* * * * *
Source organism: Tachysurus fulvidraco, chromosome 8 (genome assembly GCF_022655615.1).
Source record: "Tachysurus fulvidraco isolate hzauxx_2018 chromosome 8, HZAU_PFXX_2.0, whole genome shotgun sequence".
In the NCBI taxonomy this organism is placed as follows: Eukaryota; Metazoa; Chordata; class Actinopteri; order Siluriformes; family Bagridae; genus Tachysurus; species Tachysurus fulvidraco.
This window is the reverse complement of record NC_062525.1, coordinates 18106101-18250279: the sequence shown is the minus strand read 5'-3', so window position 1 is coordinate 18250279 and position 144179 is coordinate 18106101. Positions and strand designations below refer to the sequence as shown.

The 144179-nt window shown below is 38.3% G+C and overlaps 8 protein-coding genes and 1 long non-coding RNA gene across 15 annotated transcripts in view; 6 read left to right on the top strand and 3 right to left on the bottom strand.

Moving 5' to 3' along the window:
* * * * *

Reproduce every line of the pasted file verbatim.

Source organism: Tachysurus fulvidraco, chromosome 8 (genome assembly GCF_022655615.1).
Source record: "Tachysurus fulvidraco isolate hzauxx_2018 chromosome 8, HZAU_PFXX_2.0, whole genome shotgun sequence".
In the NCBI taxonomy this organism is placed as follows: Eukaryota; Metazoa; Chordata; class Actinopteri; order Siluriformes; family Bagridae; genus Tachysurus; species Tachysurus fulvidraco.
This window is the reverse complement of record NC_062525.1, coordinates 18106101-18250279: the sequence shown is the minus strand read 5'-3', so window position 1 is coordinate 18250279 and position 144179 is coordinate 18106101. Positions and strand designations below refer to the sequence as shown.

The 144179-nt window shown below is 38.3% G+C and overlaps 8 protein-coding genes and 1 long non-coding RNA gene across 15 annotated transcripts in view; 6 read left to right on the top strand and 3 right to left on the bottom strand.

Moving 5' to 3' along the window: